Note to readers: Liturgical entries on this blog are based on the traditional calendar of the Books of Common Prayer and the traditional one-year Eucharistic lectionary. If you follow a newer calendar or three-year lectionary, there are variations in names for some Sundays and in the readings.

Friday, April 20, 2018

The Good Shepherd

Depending on which lectionary one follows, either the Second Sunday after Easter or the Fourth Sunday of Easter focus on the theme of the Good Shepherd. Some reflections on this theme follow.

In St. John 10:11, our Lord boldly proclaims, “I am the good shepherd.”  There are two aspects of Jesus’ claim. 1) Jesus is claiming to be the Messiah-a leader like King David in many ways. 2) By calling Himself the Good Shepherd, Jesus of Nazareth is also moving His claim to another level. In John’s Gospel, “I am” sayings from Jesus are reflections of God’s name in Exodus. Furthermore, Jesus does not merely say “I’m a good shepherd.” He says, “I am the good shepherd.”

God Himself is the Good Shepherd of Israel, and this claim by Jesus is a reflection of Jesus’ unique relationship with God the Father. So Jesus is making a powerful claim. He is both the human Messiah and the divine Son of God. He is the great leader of the chosen people in both ways. 

Jesus cares for God’s flock. He nourishes their souls.  Jesus is not a hired hand who will abandon the sheep in hard times. The sheep recognize Him; they know that He is worthy of their trust. He looks after them even when it hurts Him. He lays down His life for their sakes, and Jesus Christ has the power to take up His life again for the sake of the flock. Even from heaven, He continues to watch over His human flock, intercede for them, and send His Holy Spirit to guide them.

Easter is a season that stresses our hope in Christ, and knowing that Christ is our Good Shepherd highlights such hope in a special way. All too often we are like wandering sheep, but we do have a leader that we can trust. Easter is a celebration and a proclamation of the depth of our Shepherd’s love and of His victorious power. So let us heed Him and have faith in Him. Let us be loyal and stay near our Good Shepherd. Let us accept His guidance and nourish our souls with His spiritual food and drink, with His Word and Sacraments.

Monday, April 09, 2018

First Sunday after Easter- Christ's Peace

The Gospel for Easter I in the BCP (or Easter II  B in the revised 3-year lectionary) is from John 20:19ff. Among other things, it shows the risen Lord Jesus coming to the fearful disciples. He greets them with the words, "Peace be unto you." Of course, this was a common Jewish greeting (shalom alechem). Yet, this common greeting has a special meeting in Eastertide. The risen Lord knew that His disciples had a special need for peace at that time. They were fearful of the Jewish and Roman authorities. They were also fearful and anxious about their relationships with God the Father and His Son the risen Christ. They had not been very wise, brave or faithful during Holy Week. So they needed forgiveness, reconciliation and encouragement. They needed a sense of peace with God. Christ offered them such peace, and then He repeated the words and commissioned them to share His peace with others. Sharing His peace was a special calling of the apostles as ministers of Christ's Church, but iin non-sacramental ways, it was also a calling of every disciple.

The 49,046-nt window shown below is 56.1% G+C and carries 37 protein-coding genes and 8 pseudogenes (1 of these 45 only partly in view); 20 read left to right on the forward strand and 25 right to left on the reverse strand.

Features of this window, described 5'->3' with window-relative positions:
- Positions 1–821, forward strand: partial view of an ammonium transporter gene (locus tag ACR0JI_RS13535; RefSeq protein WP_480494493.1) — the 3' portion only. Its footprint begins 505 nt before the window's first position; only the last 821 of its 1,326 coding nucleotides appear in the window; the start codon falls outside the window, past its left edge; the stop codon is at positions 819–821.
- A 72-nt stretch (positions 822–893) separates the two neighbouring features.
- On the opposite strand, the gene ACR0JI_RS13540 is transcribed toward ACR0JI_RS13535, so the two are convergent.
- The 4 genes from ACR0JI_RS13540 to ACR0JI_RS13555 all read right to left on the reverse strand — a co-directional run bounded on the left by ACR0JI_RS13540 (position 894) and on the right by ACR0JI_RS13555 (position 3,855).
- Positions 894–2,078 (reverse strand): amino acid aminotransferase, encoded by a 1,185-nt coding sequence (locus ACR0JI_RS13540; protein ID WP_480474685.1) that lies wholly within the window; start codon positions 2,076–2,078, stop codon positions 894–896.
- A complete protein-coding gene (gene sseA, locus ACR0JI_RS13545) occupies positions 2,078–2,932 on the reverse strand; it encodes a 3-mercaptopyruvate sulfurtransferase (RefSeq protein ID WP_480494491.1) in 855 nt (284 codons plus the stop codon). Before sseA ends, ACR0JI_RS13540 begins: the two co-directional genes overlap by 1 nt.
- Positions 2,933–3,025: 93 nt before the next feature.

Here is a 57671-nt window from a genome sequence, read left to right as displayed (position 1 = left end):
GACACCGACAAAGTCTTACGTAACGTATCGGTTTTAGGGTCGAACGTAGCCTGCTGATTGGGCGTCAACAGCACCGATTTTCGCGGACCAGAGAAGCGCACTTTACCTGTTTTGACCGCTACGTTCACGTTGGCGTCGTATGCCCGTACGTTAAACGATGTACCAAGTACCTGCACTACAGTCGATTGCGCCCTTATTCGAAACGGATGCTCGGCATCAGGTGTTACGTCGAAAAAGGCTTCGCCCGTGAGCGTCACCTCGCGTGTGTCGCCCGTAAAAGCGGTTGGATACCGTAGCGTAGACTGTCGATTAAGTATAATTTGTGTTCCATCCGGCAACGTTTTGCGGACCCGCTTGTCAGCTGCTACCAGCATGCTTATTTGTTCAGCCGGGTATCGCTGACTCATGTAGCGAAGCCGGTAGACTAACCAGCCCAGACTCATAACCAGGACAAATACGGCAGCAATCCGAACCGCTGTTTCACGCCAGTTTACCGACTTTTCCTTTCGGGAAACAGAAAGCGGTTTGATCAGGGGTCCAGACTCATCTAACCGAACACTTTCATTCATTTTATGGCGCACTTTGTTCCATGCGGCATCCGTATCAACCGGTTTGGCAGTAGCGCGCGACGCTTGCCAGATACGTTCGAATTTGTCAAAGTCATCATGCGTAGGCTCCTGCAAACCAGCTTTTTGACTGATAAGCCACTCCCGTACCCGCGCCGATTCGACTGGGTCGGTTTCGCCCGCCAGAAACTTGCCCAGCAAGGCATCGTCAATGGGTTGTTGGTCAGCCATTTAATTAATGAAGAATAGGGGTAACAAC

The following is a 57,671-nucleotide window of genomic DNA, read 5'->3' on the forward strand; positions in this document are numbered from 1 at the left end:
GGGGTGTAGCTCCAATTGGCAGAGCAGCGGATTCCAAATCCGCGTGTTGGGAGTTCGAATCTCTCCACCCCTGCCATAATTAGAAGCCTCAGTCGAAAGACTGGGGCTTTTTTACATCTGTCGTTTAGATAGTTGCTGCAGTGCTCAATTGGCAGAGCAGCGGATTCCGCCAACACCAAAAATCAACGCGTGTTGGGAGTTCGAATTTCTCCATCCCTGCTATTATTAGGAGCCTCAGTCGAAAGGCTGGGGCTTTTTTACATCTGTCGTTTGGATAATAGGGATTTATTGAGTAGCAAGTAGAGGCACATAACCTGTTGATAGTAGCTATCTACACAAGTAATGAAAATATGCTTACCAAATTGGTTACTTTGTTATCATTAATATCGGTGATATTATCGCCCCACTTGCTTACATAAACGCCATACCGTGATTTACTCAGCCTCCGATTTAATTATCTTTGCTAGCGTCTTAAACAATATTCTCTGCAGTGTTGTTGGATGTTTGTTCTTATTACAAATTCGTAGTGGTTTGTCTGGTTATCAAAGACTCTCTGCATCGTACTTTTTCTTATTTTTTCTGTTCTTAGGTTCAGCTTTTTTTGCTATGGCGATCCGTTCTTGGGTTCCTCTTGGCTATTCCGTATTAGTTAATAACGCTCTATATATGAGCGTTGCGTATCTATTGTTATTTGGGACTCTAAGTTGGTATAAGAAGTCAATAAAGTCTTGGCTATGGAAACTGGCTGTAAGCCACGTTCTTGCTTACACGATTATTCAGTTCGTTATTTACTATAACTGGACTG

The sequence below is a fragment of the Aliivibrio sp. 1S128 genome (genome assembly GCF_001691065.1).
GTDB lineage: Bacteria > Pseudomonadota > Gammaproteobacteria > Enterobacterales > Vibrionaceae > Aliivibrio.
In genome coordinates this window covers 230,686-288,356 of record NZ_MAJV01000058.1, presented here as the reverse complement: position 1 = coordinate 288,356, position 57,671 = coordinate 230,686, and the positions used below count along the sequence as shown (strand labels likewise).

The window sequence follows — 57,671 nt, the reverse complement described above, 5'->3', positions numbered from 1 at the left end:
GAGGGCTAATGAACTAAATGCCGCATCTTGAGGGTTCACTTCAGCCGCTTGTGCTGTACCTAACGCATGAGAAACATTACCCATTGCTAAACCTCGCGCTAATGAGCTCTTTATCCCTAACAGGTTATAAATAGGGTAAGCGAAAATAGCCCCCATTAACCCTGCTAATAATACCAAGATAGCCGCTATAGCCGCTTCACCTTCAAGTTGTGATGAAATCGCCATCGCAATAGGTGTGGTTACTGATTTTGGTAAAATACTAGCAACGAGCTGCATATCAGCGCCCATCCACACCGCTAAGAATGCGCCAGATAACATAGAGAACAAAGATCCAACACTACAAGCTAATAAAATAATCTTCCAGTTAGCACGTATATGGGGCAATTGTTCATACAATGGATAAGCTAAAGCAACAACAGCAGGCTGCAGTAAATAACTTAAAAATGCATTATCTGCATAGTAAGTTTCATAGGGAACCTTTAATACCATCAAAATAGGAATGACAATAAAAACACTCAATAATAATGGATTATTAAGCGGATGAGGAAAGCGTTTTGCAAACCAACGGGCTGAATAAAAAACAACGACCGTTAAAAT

This need for Christ's peace still applies to all people for all have sinned and fallen short. Whether clergy, parishioners or un-churched, people need to realize that the risen Lord offers true and eternal peace. And whether we are clergy or laity, we are all called to share this message with others in ways appropriate for our status and abilities. May this Eastertide be a season of Christ's peace for us all!

Sunday, April 01, 2018

Easter Day 2018

St. John 20: 1-10.
The first day of the week cometh Mary Magdalene early, when it was yet dark, unto the sepulchre, and seeth the stone taken away from the sepulchre. Then she runneth, and cometh to Simon Peter, and to the other disciple, whom Jesus loved, and saith unto them, They have taken away the Lord out of the sepulchre, and we know not where they have laid him. Peter therefore went forth, and that other disciple, and came to the sepulchre. So they ran both together: and the other disciple did outrun Peter, and came first to the sepulchre. And he stooping down, and looking in, saw the linen clothes lying; yet went he not in. Then cometh Simon Peter following him, and went into the sepulchre, and seeth the linen clothes lie, and the napkin, that was about his head, not lying with the linen clothes, but wrapped together in a place by itself. Then went in also that other disciple, which came first to the sepulchre, and he saw, and believed. For as yet they knew not the scripture, that he must rise again from the dead. Then the disciples went away again unto their own home. 
There is so much that can be said about the Resurrection of our Lord Jesus Christ. It is the central event in human history. It is the foundation of all Christian theology. It is central in Christian liturgy and celebration. It is the basis of hope. It is the great example of divine love and mercy. All those things and more deserve our attention. Yet, personally, the key is the reaction of the young beloved disciple- "he saw and believed." At that point, he did not understand all the Scriptures or have a developed theology; he simply believed in the living Lord Jesus. On this day, that is where we all need to start. Jesus Christ is risen!